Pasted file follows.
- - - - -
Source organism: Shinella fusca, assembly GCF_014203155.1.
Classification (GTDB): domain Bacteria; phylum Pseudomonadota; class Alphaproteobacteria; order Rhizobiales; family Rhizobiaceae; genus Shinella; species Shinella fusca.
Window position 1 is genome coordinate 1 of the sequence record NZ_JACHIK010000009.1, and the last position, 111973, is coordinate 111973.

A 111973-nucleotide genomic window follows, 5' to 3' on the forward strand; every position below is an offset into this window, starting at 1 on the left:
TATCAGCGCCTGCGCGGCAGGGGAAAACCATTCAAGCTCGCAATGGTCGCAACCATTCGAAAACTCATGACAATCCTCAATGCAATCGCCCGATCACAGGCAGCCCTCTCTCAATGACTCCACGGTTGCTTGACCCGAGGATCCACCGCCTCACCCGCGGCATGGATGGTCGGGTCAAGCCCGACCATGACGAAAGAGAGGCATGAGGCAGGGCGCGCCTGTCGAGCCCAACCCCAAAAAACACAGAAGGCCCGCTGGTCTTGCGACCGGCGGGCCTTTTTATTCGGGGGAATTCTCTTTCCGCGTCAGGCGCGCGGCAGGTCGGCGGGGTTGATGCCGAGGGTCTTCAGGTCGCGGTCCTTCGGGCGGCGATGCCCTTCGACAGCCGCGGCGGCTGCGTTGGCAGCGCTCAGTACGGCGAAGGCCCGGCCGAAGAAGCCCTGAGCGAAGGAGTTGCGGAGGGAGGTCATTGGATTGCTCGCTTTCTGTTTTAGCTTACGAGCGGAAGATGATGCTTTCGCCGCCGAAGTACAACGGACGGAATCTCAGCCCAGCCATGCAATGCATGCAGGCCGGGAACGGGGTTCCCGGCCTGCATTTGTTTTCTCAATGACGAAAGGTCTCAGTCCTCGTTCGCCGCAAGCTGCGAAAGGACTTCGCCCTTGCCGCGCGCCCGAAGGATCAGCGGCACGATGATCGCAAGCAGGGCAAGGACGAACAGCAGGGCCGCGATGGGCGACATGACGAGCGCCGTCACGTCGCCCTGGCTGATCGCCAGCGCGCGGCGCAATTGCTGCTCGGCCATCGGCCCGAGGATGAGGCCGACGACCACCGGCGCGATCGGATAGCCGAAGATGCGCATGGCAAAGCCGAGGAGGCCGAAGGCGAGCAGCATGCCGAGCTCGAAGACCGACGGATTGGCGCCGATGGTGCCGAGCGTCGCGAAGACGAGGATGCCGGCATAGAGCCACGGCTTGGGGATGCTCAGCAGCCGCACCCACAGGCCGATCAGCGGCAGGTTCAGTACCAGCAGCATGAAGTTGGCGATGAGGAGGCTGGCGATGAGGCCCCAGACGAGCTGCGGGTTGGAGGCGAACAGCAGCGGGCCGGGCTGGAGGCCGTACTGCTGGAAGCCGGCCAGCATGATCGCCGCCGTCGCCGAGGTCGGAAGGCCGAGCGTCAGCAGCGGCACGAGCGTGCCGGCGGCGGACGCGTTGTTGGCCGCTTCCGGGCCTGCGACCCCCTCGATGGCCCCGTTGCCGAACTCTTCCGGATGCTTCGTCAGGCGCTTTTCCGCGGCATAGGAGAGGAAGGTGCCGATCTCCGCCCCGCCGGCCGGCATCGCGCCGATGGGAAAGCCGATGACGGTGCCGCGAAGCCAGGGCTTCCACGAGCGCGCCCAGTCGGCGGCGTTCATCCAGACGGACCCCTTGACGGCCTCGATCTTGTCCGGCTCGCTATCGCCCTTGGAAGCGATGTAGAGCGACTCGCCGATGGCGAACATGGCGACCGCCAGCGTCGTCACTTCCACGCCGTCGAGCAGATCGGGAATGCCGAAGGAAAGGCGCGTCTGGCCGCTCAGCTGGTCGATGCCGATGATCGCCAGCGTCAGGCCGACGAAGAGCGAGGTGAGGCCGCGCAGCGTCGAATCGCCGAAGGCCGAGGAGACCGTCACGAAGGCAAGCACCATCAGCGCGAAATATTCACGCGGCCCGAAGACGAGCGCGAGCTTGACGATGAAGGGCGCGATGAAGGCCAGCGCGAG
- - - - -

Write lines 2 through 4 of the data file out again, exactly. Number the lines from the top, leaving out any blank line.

Classification (GTDB): domain Bacteria; phylum Pseudomonadota; class Alphaproteobacteria; order Rhizobiales; family Rhizobiaceae; genus Shinella; species Shinella fusca.
Window position 1 is genome coordinate 1 of the sequence record NZ_JACHIK010000009.1, and the last position, 111973, is coordinate 111973.

A 111973-nucleotide genomic window follows, 5' to 3' on the forward strand; every position below is an offset into this window, starting at 1 on the left: